Slim Aarons, photographer who captures the game of high society

Written Oscar Holland, CNN

Slim Aarons has built a career documenting the lives of the rich and beautiful.

Working for publications such as Town & Country, Harper’s Bazaar and Life magazine, the late photographer spent five decades capturing overtly glamorous images of aristocrats and socialites. Lounging in Italian villas, boating off the coast of Monaco, or hunting foxes in the English countryside, his itinerant heroes epitomized high society and old money.

But, according to the author of the new book in Aaron’s work, the photographer’s motive was neither to celebrate nor criticize the wealth he encountered. He was driven by a journalistic curiosity about how the world’s most privileged people live, said Sean Waldron, co-author of Slim Aarons: Style.

“He was a reporter,” Waldron said by phone from New York. “You have to think that a lot of these pictures were created on assignment. He was sent somewhere to record what was happening in that particular place.”

Heiress Noni Phipps with friends in Biarritz, France, 1960 Credit: Slim Aarons/Getty Images

Photo agency Getty Images acquired Aarons’ entire archive in 1997, a few years after he retired. Waldron, who also works as a Getty curator, said only 6,000 of the roughly 750,000 images have been digitized so far.

At the time of the purchase, Aarons was “sort of forgotten” and “a little out of favor,” Waldron added. But now, some 15 years after his death, experts and audiences are revisiting and rethinking a huge amount of the photographer’s work. With social media giving today’s jet-setters complete control over how their personal lives are portrayed, his work offers a refreshingly candid look at a bygone era.

And while Aarons moved with ease in the most exclusive circles of society, he retained his objectivity and remained “very down to earth,” Waldron said.

“Obviously he got close to some of those people,” he added. “He photographed people as they entered society and then photographed their children decades later. It’s a long term relationship… but he was also very (pretty much) a fly on the wall and always maintained that professional distance.

“He was constantly moving from place to place, but he always returned home to his small farmhouse in Westchester County, New York.”

Olivier Coquelin, who opened the first American disco, and his wife, Hawaiian singer and actress Lahaina Kameha.

Olivier Coquelin, who opened the first American disco, and his wife, Hawaiian singer and actress Lahaina Kameha. Credit: Slim Aarons/Getty Images

Style, not fashion

Aarons may have spent half a century surrounded by abundance, but his obsession with glamor may have been based on experiences of poverty and war.

Although the photographer has always claimed to be an orphan from New Hampshire, the documentary was made after his death. disclosed that he came from a Jewish immigrant family on the Lower East Side of New York. According to Waldron, due to the absence of his father and his mother at the mental hospital, Aarons “was transferred between family members”.

Still using his birth name George Allen Aarons rather than his later nickname Slim, he escaped poverty by joining the army as a photographer at the age of 20. While serving in World War II, he honed his skills not at polo matches or pool parties, but at military maneuvers, including the ill-fated Allied attacks on Italy at the Battle of Monte Cassino. The photographer later “enlightened” his experiences, but they stayed with him, Waldron said.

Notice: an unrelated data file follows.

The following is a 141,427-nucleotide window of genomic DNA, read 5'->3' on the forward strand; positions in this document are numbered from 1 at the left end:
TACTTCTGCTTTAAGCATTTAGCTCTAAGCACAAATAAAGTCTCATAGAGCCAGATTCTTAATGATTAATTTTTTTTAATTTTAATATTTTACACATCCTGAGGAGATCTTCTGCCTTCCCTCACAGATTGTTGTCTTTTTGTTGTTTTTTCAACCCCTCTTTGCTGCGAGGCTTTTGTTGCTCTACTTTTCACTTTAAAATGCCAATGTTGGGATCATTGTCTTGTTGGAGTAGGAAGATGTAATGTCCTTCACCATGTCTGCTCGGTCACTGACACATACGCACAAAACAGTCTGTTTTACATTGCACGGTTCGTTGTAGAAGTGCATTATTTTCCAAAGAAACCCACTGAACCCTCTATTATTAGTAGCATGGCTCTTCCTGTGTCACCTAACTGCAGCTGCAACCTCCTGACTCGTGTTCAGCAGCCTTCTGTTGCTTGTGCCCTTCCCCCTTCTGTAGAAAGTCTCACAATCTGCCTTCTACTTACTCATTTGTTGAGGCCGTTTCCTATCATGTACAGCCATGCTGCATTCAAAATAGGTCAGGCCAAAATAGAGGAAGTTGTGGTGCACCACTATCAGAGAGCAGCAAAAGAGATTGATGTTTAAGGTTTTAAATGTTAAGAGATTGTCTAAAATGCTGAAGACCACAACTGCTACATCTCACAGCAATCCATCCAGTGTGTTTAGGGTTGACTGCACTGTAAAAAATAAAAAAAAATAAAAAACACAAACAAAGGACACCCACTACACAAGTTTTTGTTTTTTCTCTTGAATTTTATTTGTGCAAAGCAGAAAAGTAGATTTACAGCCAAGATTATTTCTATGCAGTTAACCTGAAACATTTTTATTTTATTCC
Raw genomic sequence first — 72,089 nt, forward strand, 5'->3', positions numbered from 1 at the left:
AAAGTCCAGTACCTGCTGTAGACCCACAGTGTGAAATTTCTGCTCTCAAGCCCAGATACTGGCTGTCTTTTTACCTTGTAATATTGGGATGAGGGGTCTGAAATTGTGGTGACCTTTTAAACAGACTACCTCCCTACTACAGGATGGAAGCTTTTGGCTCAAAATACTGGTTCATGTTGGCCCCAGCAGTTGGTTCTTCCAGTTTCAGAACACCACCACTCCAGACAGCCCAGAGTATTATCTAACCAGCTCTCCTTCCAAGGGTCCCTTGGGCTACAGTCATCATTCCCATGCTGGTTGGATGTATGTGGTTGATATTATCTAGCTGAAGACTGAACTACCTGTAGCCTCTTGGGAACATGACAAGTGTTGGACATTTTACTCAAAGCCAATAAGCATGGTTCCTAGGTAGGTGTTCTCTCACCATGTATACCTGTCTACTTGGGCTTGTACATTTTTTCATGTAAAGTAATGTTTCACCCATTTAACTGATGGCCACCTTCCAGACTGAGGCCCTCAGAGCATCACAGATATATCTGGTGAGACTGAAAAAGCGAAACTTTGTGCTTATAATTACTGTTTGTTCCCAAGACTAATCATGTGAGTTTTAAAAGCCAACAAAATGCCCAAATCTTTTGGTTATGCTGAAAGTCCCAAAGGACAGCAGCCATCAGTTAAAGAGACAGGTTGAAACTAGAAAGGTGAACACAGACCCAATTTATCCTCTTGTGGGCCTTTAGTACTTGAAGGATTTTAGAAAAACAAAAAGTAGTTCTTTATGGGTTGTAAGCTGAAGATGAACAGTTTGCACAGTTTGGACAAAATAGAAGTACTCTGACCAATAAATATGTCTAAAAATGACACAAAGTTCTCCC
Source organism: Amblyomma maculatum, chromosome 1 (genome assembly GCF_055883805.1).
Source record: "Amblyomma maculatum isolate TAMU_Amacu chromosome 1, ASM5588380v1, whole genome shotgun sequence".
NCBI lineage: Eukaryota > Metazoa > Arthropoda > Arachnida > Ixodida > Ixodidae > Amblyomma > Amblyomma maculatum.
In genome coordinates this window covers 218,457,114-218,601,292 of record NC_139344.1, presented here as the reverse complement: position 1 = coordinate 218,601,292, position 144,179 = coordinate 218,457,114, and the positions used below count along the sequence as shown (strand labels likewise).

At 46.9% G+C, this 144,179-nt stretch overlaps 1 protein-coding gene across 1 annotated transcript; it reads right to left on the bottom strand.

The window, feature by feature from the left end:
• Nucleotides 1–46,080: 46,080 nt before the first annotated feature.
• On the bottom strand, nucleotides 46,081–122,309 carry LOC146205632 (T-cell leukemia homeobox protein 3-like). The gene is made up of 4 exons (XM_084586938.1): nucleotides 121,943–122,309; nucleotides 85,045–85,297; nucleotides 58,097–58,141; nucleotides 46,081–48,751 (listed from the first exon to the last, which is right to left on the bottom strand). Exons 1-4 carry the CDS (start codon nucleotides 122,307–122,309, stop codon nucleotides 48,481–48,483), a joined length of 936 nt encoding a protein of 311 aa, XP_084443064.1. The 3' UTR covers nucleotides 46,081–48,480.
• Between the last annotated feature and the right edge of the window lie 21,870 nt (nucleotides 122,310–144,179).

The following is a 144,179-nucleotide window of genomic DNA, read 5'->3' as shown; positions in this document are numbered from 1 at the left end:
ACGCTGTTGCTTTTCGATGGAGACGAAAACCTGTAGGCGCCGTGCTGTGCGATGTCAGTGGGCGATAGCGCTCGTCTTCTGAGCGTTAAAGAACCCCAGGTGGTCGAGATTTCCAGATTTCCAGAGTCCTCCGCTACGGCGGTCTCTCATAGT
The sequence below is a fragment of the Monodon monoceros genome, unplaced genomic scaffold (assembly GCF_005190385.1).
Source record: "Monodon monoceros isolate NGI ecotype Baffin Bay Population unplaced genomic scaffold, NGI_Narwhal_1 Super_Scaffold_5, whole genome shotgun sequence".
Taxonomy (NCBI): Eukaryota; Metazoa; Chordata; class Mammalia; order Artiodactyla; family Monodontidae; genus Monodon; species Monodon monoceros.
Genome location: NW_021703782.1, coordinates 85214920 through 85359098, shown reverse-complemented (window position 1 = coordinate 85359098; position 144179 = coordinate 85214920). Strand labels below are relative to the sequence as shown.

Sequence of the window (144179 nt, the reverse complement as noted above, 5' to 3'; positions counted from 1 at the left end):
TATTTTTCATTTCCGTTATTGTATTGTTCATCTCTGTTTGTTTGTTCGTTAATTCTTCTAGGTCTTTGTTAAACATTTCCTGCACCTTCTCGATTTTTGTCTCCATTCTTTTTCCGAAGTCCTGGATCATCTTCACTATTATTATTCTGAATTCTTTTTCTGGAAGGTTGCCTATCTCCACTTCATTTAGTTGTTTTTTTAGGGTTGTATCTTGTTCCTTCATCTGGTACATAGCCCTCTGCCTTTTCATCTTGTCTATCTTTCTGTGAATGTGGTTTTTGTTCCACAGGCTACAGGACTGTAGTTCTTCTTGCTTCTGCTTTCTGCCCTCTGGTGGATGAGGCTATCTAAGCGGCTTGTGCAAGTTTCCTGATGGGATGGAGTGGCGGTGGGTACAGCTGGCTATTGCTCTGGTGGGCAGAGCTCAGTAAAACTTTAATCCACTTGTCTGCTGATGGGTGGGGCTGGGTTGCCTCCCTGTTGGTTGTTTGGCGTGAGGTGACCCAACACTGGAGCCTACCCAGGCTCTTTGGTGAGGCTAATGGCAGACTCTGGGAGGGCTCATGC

“A lot of people who were war photographers, either army photographers or war correspondents… just stuck with it. And Slim said, “No, I’ve seen enough,” Waldron said, referring to the famous response to the suggestion that he could also document the Korean War. (“I will make a beach only if there is a blonde on it,” photographer reportedly said.)
Kleenex heir Jim Kimberley (far left, in orange) talking to friends on the shores of Lake Worth, Florida, 1968.

Kleenex heir Jim Kimberley (far left, in orange) talking to friends on the shores of Lake Worth, Florida, 1968. Credit: Slim Aarons/Getty Images

Waldron’s new title is the latest in series thematic books about the photographer published in recent years. The 180 shots of the photographer’s interactions with the fashion world feature a host of style icons, including Gianni Versace on Lake Como and model Veruschka von Lendorf in limbo in Acapulco.

The photographs also depict the evolution of luxury fashion over the decades, from the formality of the post-war years to the patterned ski jackets of the 1990s. But while Aarons did some casual fashion shoots early in his career, he eschewed the norms of the genre. Never having a stylist and often carrying only a camera and a tripod, Waldron said he did not identify with the fantasy associated with fashion photography.

“Fashion photography is all about creating story and typology and acting them out…but Slim didn’t want to do that,” Waldron said. “He was interested in real people – not only what they were wearing, but also what they were driving, where they went to have dinner after that. It’s about all the different parts that create a personal style. This is what he was really connected with. “

This is what Waldron called the difference between fashion and style, between the transient and the eternal. Indeed, Aarons did not seem to care about the wardrobes of his subjects or the trends of the day.

“I didn’t do fashion,” the photographer once said. “I made people in their clothes that became fashionable.”

Slim Aarons: style”, written by Sean Waldron and Kate Betts and published by Abrams Books, is available now.

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